• Kolb Slaw says:

      Writing many Lyric Pieces does NOT make Grieg a miniaturist! Stop this reductive slandering. His chamber music goes to “great lengths” to prove otherwise. Short pieces should not present any obstacle to any QUALIFIED person doing any kind of programming.

  • Calvin says:

    The version by Augustin Dumay and Maria Joao Pires makes a more persuasive case for the violin sonatas, but the fact remains that the body of Greig’s mature chamber work is quite small.

  • debuschubertussy says:

    Grieg’s solo piano music (his large collection of Lyric Pieces) actually remain quite popular among pianists-they are a cornerstone of the teaching repertoire, and some of them are even performed pretty regularly in concert.

    • Kolb Slaw says:

      There are many great composers who get shoved aside just because their music is learned as a student. Dussek is another who suffers from this, with regard to pianists. Most would like be surprised that it was Beethoven who had to struggle against Dussek’s fame, initially, not the other way around.

  • Mustafa Kandan says:

    The composers like Edward Grieg & Gabriel Faure will never disappear from the scene, for they are worthy composers, but will only occupy a minor place in the concert repertoire, as their music is more lyrical in nature than dramatic or overly romantic.At the moment it is the likes of Rachmaninoff ( overall an inferior version of great Tchaikovsky, but still worth hearing from time to time) who dominate the concert halls. It would be a good thing for music if we were to dispense with applause altogether in concerts. Even in an established composer like Brahms, perhaps his greatest symphony, the third, is the least performed because it has a quiet ending & hence subdued applause.

    • RW2013 says:

      “Rachmaninoff ( overall an inferior version of great Tchaikovsky, but still worth hearing from time to time)”
      I don’t believe I’ve just read that.

      • Kolb Slaw says:

        It’s true, of course, Tchaikovsky is one of the greatest, while Rachmaninov is sometimes one of the greatest, some of the time.

    • John Borstlap says:

      The entirely idiotic reason that conductors avoid nr III because of the quiet ending is absurd indeed and merely shows how many conductors think about the music: merely as vehicles for their ego, instead of seeing their ego as vehicles for the music.

  • Cornishman says:

    Yes, but there are still occasional bright spots. Denis Kozhukhin’s wonderful half-CD of some Lyric Pieces is a recent example of a recording that reinforced and expanded my view at least of Grieg’s greatness.

  • Edgar Self says:

    Another vote or Kreisler-Rachaninoff playing Grieg’s sonata in C-minor for violin and piano. Kreisler is Kreisler, and his friend Rachmaninoff is as melting and romantic as on any record of his, particularly in his solo introduction to the adagio.

    Glenn Gould is another who liked Grieg and claimed him as a relative.

  • David K. Nelson says:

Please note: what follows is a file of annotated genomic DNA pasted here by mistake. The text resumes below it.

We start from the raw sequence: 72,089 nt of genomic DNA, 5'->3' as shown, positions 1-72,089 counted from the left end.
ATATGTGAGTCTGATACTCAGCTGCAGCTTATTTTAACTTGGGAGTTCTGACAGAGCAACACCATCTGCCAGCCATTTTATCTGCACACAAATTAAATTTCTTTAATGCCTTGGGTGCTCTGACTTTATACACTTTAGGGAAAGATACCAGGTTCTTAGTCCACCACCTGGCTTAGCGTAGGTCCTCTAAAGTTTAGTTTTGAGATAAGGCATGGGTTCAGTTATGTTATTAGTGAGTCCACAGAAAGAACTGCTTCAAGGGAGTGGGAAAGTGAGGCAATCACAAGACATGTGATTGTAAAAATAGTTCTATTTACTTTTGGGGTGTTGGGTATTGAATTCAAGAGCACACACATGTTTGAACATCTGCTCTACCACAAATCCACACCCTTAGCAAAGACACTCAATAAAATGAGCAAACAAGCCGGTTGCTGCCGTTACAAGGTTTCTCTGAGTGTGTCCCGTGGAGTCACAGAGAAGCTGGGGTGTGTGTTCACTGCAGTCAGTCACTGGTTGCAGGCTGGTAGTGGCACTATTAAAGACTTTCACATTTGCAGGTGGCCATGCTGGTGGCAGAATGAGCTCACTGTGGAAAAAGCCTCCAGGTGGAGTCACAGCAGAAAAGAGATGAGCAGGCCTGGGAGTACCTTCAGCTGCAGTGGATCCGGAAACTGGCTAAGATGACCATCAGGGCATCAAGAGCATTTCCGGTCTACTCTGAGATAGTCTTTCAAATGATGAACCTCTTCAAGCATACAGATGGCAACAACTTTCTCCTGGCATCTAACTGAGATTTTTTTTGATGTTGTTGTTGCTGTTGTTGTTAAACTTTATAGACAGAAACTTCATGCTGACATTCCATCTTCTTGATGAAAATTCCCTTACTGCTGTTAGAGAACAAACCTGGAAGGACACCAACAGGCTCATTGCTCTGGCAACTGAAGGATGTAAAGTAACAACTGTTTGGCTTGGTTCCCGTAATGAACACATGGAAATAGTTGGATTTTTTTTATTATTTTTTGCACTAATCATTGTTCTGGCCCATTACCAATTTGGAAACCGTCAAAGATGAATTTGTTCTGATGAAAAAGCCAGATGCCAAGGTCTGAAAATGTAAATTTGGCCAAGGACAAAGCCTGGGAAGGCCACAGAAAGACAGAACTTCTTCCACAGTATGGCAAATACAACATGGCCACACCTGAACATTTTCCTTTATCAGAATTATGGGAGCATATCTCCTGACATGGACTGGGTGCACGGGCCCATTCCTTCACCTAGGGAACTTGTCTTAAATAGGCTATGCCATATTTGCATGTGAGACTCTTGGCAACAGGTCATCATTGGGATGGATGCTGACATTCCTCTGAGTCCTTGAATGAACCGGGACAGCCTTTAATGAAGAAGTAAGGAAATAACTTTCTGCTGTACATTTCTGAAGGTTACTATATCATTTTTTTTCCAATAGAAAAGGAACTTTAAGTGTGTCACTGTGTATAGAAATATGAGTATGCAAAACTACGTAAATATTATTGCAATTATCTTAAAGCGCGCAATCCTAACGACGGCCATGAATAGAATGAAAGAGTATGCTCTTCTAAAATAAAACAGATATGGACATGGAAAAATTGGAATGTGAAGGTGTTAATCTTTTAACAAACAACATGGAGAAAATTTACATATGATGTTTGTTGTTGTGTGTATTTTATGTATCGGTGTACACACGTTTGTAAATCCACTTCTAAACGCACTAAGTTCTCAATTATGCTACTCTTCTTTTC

When I first started getting interested in a serious way in record collecting, late 1960s to early 1970s, pickings were pretty darn slim for the three violin sonatas. The CD era saw a profusion of good choices, as well as reissues of the famous Kreisler/Rachmaninoff, Heifetz, Toscha Siedel, Oistrakh etc. versions of individual works. I find more good red meat in them than does our host, and Grieg himself regarded them as among his best works. I suggest the Arve Tellefsen recording with Eva Knardahl, but there are many other good choices.

    There also seems to be more interest in recent years in exploring the Peer Gynt music beyond the familiar Suites.

    As long as there are string orchestras I suspect the Holberg Suite will be performed.

    There is a remarkable recording, the last one Serge Koussevitzky made for RCA Victor, of “The Last Spring.” It has to be heard to appreciated, quite apart from the chance to hear the conductor and the Boston Symphony in surprisingly good sound.

    I liked Grieg the man more than ever on reading the story of a famous dinner party where the hostess had daringly invited both Brahms and Tchaikovsky, and at table Mrs. Grieg was seated between them. The mutual distaste between the men was so great and so icy that Mrs. Grieg began to cry. Grieg immediately came to her rescue by taking her place at the table, saying that fortunately he got along well with both of them.

    • fflambeau says:

      Serge Koussevitzky was amazing; perhaps the greatest conductor of all. Amazing catholic taste, and the ability to achieve anything.

  • Nola White says:

    There is a wonderful recording of Grieg’s violin sonatas due this month on the BIS label – I am sure Mr Lebrecht will approve!!

  • Edgar Self says:

    David Nelson called it right. Serge Koussevitzky’s BSO 78 of Grieg’s “Vaaren”, or “The Last Spring” is one to love for a lifetime. I think it was the last side of an album that I can’t now recall, of the same vintage as his Rachmaninoff “Vocalise” and “Isle of the Dead” after Arnold Boecklin’s painting. Reger’s is after the other one. Each composer saw a version of the painting in different museums, Rachmaninoff’s I believe in Switzerland.

    Was Koussy’s album Vivaldi’s Concerto Grosso in D minor No. 11 of “L;estro armonico”? There was a little Vivaldi in those days, and a gorgeous Corelli adagio from Vladimir Golschmann and the St. Louis SO as last side of their ‘Pillar of Fire” album for Anthony Tudor’s ballet on Schoenberg’s “Transfigured Night”.

  • fflambeau says:

    I must totally disagree.

    Grieg is amazing: I’ve just come to know his solo piano compositions (“Lyric Pieces”) which are right up there with those of Debussy and Chopin. Lots of brilliant older recordings by the likes of Gilels and Richter but also newer ones by Håkon Austbö, Vadim Chaimovitch and others.